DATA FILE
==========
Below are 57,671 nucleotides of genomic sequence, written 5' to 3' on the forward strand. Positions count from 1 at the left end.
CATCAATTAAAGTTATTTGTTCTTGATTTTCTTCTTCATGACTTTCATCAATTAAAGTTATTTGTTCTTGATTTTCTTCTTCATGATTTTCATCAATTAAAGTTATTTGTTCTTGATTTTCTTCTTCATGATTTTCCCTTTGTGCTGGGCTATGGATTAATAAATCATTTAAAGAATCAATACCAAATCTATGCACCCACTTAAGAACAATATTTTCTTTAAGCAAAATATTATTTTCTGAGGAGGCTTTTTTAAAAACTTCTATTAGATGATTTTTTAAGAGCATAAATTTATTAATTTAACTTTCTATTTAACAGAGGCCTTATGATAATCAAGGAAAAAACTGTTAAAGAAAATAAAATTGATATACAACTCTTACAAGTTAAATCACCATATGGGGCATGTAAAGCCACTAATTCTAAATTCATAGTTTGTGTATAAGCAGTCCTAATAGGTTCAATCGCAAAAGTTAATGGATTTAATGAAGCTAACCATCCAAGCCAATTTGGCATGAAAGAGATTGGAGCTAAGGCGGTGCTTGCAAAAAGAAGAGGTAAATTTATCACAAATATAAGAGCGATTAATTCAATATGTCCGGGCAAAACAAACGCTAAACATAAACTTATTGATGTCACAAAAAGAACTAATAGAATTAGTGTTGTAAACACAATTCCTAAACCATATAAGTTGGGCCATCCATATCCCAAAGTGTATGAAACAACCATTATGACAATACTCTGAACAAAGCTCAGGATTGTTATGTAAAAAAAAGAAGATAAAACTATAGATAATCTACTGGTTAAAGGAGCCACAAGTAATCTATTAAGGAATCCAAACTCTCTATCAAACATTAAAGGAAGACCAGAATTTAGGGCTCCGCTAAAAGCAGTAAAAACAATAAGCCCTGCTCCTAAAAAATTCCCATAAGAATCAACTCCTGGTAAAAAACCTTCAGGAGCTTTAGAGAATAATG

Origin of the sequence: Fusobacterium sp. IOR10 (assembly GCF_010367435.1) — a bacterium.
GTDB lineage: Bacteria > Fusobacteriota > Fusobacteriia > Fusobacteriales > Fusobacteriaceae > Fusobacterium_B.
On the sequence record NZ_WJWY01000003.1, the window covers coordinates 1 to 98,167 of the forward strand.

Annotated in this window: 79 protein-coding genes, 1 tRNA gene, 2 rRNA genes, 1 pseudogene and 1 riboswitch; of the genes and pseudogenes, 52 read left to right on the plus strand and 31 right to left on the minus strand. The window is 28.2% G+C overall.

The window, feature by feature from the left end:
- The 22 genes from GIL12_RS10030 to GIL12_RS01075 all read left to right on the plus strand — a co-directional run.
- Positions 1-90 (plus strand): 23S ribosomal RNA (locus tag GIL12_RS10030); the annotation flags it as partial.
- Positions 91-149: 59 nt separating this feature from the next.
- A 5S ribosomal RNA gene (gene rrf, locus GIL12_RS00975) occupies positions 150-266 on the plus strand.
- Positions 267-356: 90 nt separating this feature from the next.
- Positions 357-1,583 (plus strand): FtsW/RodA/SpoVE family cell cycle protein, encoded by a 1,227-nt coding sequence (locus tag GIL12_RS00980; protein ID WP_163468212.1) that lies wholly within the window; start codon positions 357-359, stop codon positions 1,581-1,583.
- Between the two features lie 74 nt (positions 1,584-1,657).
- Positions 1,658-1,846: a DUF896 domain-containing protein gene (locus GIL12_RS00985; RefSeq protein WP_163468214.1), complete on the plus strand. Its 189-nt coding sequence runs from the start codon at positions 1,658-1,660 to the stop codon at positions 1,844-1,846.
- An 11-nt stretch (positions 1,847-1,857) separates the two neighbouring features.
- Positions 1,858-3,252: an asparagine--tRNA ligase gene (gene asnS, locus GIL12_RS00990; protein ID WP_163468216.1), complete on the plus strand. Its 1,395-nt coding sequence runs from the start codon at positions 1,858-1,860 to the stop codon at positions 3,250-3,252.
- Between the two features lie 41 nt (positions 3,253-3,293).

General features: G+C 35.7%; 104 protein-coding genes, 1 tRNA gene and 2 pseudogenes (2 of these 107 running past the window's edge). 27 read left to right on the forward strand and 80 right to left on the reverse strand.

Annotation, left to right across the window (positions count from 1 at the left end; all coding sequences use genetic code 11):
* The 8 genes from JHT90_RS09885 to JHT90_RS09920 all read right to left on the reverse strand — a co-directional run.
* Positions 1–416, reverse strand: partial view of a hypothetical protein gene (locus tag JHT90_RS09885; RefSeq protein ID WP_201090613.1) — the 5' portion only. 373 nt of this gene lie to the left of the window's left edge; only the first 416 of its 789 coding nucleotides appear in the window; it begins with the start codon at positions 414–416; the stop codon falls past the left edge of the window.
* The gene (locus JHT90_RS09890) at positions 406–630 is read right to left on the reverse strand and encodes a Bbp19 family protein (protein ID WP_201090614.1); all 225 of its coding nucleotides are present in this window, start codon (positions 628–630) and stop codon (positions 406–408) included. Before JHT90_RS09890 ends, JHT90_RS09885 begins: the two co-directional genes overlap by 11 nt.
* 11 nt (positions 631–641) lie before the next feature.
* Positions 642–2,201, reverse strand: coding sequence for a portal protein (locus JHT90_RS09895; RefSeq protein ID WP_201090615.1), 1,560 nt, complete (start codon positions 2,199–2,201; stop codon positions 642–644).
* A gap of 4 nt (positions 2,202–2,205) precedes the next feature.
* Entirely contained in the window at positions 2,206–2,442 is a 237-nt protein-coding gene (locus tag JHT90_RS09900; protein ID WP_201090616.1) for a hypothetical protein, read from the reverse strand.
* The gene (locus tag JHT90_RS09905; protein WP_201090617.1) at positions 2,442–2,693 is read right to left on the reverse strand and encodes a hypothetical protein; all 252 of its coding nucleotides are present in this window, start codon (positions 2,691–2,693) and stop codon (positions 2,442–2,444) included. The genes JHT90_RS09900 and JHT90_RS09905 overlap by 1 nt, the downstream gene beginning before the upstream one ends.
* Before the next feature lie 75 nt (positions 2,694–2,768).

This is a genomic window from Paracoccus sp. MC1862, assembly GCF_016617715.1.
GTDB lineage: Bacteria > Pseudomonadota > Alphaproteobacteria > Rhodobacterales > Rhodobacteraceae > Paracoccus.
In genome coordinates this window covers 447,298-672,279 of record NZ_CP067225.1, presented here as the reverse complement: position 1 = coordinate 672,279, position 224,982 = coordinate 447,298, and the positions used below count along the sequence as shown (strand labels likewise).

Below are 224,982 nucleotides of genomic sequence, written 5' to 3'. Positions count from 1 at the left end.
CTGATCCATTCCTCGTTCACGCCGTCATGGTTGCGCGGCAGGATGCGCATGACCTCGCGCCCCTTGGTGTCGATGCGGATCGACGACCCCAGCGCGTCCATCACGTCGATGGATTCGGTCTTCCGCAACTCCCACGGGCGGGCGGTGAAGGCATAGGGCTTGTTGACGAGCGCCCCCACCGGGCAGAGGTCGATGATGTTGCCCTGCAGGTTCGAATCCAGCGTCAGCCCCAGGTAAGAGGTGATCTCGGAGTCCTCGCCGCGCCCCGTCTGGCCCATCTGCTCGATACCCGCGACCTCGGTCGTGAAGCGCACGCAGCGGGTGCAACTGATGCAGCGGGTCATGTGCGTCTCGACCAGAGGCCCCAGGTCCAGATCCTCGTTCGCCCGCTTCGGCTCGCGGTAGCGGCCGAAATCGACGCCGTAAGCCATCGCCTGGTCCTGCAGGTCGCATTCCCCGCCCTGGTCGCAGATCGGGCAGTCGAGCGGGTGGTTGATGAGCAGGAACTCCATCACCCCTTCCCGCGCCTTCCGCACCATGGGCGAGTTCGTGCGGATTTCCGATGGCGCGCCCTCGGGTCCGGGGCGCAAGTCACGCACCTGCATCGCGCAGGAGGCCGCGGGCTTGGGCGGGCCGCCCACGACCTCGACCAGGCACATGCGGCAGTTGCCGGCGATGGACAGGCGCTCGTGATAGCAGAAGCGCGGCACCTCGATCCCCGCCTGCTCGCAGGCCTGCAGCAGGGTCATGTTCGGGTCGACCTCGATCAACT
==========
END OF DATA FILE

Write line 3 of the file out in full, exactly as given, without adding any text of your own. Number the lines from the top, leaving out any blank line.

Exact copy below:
Origin of the sequence: Fusobacterium sp. IOR10 (assembly GCF_010367435.1) — a bacterium.